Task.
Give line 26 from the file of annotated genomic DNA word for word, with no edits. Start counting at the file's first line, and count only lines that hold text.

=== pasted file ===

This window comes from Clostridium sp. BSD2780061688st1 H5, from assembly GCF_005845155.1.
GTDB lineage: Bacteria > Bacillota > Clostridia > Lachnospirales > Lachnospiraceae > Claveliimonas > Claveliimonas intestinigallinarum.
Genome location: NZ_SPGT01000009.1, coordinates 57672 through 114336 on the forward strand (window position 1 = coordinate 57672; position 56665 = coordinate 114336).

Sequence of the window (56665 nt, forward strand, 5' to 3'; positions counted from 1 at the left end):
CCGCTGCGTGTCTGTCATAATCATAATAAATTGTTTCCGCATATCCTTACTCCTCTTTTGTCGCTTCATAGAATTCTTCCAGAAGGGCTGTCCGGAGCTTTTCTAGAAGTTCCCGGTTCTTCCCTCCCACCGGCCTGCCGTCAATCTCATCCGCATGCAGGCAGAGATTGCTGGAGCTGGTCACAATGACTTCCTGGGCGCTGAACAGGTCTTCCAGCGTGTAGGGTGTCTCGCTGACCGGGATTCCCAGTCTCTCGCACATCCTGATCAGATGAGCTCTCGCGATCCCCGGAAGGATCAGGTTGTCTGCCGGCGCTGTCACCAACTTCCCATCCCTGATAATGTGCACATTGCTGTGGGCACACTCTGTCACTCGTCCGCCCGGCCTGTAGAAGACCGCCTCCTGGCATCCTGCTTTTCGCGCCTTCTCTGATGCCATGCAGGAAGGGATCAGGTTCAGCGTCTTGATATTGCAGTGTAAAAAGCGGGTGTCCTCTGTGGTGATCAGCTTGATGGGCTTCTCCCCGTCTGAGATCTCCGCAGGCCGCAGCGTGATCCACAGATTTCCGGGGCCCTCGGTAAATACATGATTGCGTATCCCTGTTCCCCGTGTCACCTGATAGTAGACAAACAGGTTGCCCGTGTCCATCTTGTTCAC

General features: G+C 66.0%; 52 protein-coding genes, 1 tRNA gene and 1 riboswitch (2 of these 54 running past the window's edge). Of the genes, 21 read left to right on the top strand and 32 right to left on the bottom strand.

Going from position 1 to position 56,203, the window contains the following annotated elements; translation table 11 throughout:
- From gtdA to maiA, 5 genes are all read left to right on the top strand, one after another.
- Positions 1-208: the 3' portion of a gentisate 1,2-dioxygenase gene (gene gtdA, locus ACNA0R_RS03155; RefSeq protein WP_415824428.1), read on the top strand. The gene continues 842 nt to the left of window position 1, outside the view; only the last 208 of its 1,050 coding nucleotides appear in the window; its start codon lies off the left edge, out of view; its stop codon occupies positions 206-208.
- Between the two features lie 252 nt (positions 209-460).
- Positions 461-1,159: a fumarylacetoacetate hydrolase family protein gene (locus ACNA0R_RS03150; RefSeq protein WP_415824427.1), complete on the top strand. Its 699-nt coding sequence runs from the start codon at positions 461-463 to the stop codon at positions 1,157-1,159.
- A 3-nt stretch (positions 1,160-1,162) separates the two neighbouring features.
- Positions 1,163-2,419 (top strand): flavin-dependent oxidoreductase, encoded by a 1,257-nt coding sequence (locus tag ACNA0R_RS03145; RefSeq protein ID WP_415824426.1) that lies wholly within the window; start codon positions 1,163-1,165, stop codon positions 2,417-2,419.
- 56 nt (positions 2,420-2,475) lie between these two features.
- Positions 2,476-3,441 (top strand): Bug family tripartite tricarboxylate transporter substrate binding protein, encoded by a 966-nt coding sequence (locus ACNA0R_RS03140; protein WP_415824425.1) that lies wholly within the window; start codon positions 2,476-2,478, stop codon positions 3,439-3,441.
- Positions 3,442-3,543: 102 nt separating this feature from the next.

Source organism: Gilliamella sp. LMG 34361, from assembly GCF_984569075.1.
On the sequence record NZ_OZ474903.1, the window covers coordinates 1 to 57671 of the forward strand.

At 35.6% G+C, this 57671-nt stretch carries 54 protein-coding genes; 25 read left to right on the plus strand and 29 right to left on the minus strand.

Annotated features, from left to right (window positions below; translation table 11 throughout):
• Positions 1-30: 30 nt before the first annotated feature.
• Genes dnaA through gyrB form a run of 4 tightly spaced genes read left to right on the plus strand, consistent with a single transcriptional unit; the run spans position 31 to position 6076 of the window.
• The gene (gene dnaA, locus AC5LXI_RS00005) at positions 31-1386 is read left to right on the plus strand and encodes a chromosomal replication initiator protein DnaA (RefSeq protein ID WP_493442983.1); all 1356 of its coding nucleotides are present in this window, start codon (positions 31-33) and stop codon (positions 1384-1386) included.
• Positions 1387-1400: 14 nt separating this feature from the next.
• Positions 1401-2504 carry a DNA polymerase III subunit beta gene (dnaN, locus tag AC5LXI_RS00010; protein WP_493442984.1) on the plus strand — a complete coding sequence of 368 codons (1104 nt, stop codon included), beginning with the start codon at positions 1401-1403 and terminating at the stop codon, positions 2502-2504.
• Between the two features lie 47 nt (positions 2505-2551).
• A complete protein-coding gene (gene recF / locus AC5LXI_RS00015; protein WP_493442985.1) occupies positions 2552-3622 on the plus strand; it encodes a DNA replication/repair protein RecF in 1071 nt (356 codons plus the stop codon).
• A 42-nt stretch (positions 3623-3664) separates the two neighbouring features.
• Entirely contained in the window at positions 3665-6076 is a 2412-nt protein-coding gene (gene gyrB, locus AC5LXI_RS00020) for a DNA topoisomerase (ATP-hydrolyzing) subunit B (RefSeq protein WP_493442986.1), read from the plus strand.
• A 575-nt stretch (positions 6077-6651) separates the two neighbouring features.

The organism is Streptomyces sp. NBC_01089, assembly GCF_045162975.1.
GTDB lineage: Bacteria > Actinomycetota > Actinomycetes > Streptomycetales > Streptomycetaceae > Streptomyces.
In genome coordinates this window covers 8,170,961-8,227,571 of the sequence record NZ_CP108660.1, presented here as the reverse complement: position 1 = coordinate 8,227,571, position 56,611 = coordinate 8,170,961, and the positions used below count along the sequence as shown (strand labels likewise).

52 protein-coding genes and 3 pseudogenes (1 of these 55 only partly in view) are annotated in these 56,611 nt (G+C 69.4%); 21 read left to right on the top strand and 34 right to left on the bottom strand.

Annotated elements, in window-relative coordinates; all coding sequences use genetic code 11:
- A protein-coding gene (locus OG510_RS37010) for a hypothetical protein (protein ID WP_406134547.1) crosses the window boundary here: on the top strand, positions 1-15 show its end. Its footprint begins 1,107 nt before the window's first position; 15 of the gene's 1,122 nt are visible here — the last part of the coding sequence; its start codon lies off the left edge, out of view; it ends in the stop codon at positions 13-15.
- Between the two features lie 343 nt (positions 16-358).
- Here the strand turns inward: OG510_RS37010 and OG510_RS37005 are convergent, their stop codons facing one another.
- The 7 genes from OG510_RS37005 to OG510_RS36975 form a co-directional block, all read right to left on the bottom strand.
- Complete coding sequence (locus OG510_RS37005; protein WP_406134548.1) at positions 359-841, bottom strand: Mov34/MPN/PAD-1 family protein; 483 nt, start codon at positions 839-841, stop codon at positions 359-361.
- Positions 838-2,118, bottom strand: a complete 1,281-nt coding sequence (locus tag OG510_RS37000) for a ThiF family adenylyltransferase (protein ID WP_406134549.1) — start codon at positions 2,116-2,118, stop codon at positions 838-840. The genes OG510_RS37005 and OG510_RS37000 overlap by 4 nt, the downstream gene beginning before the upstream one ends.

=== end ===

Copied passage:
• Between the two features lie 47 nt (positions 2505-2551).